Specflow presentation @ NetPonto

Last saturday I did a presentation at the NetPonto community about Specflow testing (in Portuguese). The demos source code can be found at my github page.


Forcing a Culture in the business logic

Not exactly a new topic, but a reminder. In my opinion, it's a good practise for your application business logic not to assume that it will be run in a particular Windows configuration, namely a specific culture. An "innocent" ToString() or Parse() method call in a double or DateTime struct is all that takes to break your code. Last week that happened at the office, some of our unit tests were only failing on some development machines. It turned out that some of team members have Windows configured to use GB English regional settings, while others have been using PT Portuguese settings. One approach to fix this is to force a culture in all calls of these methods (US English, for instance), but I think that is boring and easy to overlook. I prefer to force the culture for all calls, something like:

Thread.CurrentThread.CurrentCulture = 
   new CultureInfo("en-US");

 Here's how I have been doing it, depending on the component type.

WCF Service

Usually, I would put the code line in the Application_Start() method of the Global.asax class, since it would apply to every service in the project. However, the last time I've did it, we were using Castle Windsor for dependency injection, and this doesn't seem to work, as the container instantiates the service object in another thread. Solution: put the line in the service constructor.

Since we are also using ThreadPool for some of the tasks, I also had to add the line to the callback method.

Yes, I could also have used the <globalization> tag in the web.config, but that would imply activating ASP.NET compatibility in WCF, which I didn't want to (no problem on doing so, but I just wanted to avoid unnecessary entropy).

Console Application / Windows Service

Usually, I would just put the line in the Program class Main method, but since we are using TopShelf to abstract some of the Windows service boilerplate code, I had to put it elsewhere. Basically, in the WhenStarted() callback.

NUnit Test

Unit tests are basically class libraries, so there is no central point method. The best I came up with was putting the code in the StartUp method, for every unit test class. Since I'm being lazy, in reality I've only added it in every test class that was failing because of culture settings.

EF POCO objects and WCF

We have recently started to use Entity Framework using a Code First approach, including POCO classes. However, when we tried to use POCO object classes as parameters of web service calls, we got the following exception:

System.ServiceModel.CommunicationException: There was an error while trying to serialize parameter http://tempuri.org/:foo. The InnerException message was 'Type 'System.Data.Entity.DynamicProxies.FooClass_F952F109218D94AD325682E75C75F0EFF0D59311269F52F267E249FB9D8F7196' with data contract name 'FooClass_F952F109218D94AD325682E75C75F0EFF0D59311269F52F267E249FB9D8F7196:http://schemas.datacontract.org/2004/07/System.Data.Entity.DynamicProxies' is not expected. Consider using a DataContractResolver or add any types not known statically to the list of known types - for example, by using the KnownTypeAttribute attribute or by adding them to the list of known types passed to DataContractSerializer.'.  Please see InnerException for more details.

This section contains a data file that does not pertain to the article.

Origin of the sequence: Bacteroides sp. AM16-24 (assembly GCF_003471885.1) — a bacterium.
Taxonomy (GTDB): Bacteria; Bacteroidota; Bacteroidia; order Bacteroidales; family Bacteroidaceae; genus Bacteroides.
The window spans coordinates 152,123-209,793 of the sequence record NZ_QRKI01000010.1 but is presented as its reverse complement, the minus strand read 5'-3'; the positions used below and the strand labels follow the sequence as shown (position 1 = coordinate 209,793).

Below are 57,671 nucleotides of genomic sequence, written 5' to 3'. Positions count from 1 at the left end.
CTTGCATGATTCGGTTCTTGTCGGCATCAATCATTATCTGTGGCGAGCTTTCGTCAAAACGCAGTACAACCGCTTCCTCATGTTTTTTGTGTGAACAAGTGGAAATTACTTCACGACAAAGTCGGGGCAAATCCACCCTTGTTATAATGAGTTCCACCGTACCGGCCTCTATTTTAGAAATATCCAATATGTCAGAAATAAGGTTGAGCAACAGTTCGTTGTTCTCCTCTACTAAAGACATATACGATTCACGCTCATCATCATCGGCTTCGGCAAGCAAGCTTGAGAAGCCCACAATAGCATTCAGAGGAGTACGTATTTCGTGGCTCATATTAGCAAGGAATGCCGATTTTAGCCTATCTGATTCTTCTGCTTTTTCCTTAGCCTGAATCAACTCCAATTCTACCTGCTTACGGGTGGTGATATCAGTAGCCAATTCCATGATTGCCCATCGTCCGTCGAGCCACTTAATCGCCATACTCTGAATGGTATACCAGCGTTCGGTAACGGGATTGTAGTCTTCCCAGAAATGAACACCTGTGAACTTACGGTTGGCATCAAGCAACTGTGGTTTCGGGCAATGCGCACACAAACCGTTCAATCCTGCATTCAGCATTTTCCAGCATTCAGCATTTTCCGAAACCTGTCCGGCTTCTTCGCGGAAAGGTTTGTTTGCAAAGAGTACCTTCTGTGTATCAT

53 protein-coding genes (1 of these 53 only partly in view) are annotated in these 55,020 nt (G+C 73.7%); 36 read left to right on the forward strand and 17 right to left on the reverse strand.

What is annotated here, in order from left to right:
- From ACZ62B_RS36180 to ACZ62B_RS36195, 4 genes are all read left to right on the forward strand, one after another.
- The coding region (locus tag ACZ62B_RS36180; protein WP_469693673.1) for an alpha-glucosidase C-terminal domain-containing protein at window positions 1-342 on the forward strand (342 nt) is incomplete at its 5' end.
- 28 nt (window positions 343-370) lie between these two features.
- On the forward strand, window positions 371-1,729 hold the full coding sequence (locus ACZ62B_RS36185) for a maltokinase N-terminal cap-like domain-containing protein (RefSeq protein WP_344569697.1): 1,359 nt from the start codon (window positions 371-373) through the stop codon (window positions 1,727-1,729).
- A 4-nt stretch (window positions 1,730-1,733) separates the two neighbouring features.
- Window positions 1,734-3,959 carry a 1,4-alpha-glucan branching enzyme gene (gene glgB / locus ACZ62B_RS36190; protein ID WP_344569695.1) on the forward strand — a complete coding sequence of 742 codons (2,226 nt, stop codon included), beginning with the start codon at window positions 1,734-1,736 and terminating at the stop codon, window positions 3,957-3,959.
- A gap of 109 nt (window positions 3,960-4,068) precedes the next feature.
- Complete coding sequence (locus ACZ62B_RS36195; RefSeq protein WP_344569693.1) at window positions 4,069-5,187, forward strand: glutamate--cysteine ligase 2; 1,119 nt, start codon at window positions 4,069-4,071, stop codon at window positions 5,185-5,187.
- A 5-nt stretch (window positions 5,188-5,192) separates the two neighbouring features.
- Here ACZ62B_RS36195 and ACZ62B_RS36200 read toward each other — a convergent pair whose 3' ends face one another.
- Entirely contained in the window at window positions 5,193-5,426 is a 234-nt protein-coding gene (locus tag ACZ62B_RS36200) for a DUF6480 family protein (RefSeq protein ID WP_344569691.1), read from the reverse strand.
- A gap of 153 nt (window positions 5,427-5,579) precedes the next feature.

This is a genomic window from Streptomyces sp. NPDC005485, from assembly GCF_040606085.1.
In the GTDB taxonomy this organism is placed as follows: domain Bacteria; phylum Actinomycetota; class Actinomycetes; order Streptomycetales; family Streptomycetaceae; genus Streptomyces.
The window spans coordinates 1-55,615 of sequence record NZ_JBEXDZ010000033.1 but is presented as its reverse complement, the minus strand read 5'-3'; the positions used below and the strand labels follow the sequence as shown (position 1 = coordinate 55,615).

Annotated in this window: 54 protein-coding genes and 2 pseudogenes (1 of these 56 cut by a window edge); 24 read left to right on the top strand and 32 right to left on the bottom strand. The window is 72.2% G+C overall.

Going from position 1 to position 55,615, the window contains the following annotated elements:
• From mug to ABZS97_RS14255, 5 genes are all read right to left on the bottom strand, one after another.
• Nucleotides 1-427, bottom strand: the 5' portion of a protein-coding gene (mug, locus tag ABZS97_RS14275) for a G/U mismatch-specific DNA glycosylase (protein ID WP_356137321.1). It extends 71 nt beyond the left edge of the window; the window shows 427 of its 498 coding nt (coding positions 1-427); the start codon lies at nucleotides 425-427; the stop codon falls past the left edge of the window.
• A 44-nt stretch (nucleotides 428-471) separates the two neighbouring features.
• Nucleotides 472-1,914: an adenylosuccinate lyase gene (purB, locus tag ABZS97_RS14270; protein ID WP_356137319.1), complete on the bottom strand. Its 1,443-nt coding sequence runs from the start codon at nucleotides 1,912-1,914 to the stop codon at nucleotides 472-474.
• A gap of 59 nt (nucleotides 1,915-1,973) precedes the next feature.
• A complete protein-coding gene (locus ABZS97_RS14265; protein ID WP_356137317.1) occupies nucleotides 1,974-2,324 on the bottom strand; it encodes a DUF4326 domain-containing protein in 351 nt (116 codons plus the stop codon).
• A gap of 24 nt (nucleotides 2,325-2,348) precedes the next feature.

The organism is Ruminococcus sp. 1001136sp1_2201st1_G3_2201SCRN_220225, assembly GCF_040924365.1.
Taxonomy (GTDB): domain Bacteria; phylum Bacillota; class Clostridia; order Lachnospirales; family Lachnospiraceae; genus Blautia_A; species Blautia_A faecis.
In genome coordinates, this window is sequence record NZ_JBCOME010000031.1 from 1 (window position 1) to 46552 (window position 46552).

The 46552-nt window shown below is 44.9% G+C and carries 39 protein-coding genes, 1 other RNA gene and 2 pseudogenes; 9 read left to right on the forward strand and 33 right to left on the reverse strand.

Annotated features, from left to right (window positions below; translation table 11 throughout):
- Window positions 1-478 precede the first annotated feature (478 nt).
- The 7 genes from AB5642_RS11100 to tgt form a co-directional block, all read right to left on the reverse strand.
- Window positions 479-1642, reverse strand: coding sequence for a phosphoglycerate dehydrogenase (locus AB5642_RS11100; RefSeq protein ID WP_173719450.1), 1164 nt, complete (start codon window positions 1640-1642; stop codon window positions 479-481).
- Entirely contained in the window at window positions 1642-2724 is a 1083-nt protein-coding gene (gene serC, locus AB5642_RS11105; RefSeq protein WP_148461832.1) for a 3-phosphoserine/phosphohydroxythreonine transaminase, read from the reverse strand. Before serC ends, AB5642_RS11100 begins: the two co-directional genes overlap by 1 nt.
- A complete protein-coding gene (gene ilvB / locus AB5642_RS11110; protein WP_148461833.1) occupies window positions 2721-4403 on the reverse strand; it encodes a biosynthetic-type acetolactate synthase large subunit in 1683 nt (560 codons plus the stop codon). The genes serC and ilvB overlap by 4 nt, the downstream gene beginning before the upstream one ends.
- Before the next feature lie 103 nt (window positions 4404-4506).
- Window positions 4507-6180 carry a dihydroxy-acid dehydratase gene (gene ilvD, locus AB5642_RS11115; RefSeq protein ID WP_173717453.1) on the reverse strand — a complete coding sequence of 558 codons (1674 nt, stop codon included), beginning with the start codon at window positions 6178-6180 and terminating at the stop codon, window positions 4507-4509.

What's happening? Well, it happens that a runtime, POCO objects are not really POCO, but proxies that wrap the original POCO objects. WCF knows the POCO type, but not the subtype of the proxy class. How to fix it? There are several approaches, we just opted by a simple workaround: all our classes that need to be passed as parameters for a web service calls now implement ICloneable interface and are cloned just before the call.

Perhaps a more elegant approach would be using a specific class for the parameter of the WCF service and implement a mapper between the two types, but if you need a quick workaround the clone approach does the trick.


Using Fiddler for local requests

Although not documented here, an alternative way to use Fiddler to proxy local requests is to replace "localhost" in URLs by "" (notice the extra dot!).


Don't forget to GO after ALTER TRIGGER

Today I found peculiar issue while doing SQL scripts...

A couple of months ago, I did an SQL script that, among other things had an ALTER TRIGGER statement followed by an UPDATE statement. This particular trigger was supposed to add data to a history table. For some strange reason though, I was having trouble doing a particular update statement, because it was being undone. After a couple of hours, I found the cultrip: there was an update statement inside the trigger. What happened? I didn't do a GO statement between the trigger and the update statement.